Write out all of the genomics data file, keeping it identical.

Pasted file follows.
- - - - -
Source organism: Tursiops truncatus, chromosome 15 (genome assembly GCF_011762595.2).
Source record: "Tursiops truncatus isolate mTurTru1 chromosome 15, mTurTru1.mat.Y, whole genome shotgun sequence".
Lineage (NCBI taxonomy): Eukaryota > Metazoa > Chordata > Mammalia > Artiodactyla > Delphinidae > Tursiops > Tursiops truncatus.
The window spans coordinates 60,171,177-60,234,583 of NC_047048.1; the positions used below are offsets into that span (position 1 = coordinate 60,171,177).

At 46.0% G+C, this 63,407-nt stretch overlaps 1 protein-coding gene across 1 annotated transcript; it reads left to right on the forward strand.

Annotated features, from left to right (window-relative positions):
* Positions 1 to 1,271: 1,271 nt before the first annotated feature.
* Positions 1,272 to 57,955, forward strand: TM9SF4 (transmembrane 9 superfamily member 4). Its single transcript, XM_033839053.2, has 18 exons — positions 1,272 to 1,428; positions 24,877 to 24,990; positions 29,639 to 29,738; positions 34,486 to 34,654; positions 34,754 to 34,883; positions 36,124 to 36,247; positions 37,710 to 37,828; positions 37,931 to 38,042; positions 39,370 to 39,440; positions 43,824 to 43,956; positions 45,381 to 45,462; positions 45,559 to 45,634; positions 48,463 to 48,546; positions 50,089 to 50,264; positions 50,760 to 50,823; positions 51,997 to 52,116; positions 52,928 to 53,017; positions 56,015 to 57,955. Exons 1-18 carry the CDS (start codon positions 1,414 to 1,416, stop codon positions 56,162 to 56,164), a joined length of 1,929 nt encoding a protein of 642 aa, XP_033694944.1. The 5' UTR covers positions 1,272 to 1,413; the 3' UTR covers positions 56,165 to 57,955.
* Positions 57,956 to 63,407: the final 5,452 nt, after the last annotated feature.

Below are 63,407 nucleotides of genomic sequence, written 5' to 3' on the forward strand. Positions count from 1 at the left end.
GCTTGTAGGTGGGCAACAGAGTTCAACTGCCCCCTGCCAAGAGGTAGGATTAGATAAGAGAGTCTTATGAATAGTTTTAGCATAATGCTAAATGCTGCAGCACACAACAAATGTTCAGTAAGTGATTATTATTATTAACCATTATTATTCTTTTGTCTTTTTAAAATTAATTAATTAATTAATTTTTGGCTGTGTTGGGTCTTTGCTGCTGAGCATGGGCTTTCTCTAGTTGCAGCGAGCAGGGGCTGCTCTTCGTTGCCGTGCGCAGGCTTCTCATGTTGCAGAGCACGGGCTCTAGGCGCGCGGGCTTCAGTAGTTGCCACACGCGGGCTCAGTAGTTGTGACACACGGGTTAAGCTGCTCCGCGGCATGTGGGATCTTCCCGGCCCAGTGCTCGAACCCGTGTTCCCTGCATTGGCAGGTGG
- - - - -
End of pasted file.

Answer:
Source organism: Tursiops truncatus, chromosome 15 (genome assembly GCF_011762595.2).
Source record: "Tursiops truncatus isolate mTurTru1 chromosome 15, mTurTru1.mat.Y, whole genome shotgun sequence".
Lineage (NCBI taxonomy): Eukaryota > Metazoa > Chordata > Mammalia > Artiodactyla > Delphinidae > Tursiops > Tursiops truncatus.
The window spans coordinates 60,171,177-60,234,583 of NC_047048.1; the positions used below are offsets into that span (position 1 = coordinate 60,171,177).

At 46.0% G+C, this 63,407-nt stretch overlaps 1 protein-coding gene across 1 annotated transcript; it reads left to right on the forward strand.

Annotated features, from left to right (window-relative positions):
* Positions 1 to 1,271: 1,271 nt before the first annotated feature.
* Positions 1,272 to 57,955, forward strand: TM9SF4 (transmembrane 9 superfamily member 4). Its single transcript, XM_033839053.2, has 18 exons — positions 1,272 to 1,428; positions 24,877 to 24,990; positions 29,639 to 29,738; positions 34,486 to 34,654; positions 34,754 to 34,883; positions 36,124 to 36,247; positions 37,710 to 37,828; positions 37,931 to 38,042; positions 39,370 to 39,440; positions 43,824 to 43,956; positions 45,381 to 45,462; positions 45,559 to 45,634; positions 48,463 to 48,546; positions 50,089 to 50,264; positions 50,760 to 50,823; positions 51,997 to 52,116; positions 52,928 to 53,017; positions 56,015 to 57,955. Exons 1-18 carry the CDS (start codon positions 1,414 to 1,416, stop codon positions 56,162 to 56,164), a joined length of 1,929 nt encoding a protein of 642 aa, XP_033694944.1. The 5' UTR covers positions 1,272 to 1,413; the 3' UTR covers positions 56,165 to 57,955.
* Positions 57,956 to 63,407: the final 5,452 nt, after the last annotated feature.

Below are 63,407 nucleotides of genomic sequence, written 5' to 3' on the forward strand. Positions count from 1 at the left end.
GCTTGTAGGTGGGCAACAGAGTTCAACTGCCCCCTGCCAAGAGGTAGGATTAGATAAGAGAGTCTTATGAATAGTTTTAGCATAATGCTAAATGCTGCAGCACACAACAAATGTTCAGTAAGTGATTATTATTATTAACCATTATTATTCTTTTGTCTTTTTAAAATTAATTAATTAATTAATTTTTGGCTGTGTTGGGTCTTTGCTGCTGAGCATGGGCTTTCTCTAGTTGCAGCGAGCAGGGGCTGCTCTTCGTTGCCGTGCGCAGGCTTCTCATGTTGCAGAGCACGGGCTCTAGGCGCGCGGGCTTCAGTAGTTGCCACACGCGGGCTCAGTAGTTGTGACACACGGGTTAAGCTGCTCCGCGGCATGTGGGATCTTCCCGGCCCAGTGCTCGAACCCGTGTTCCCTGCATTGGCAGGTGG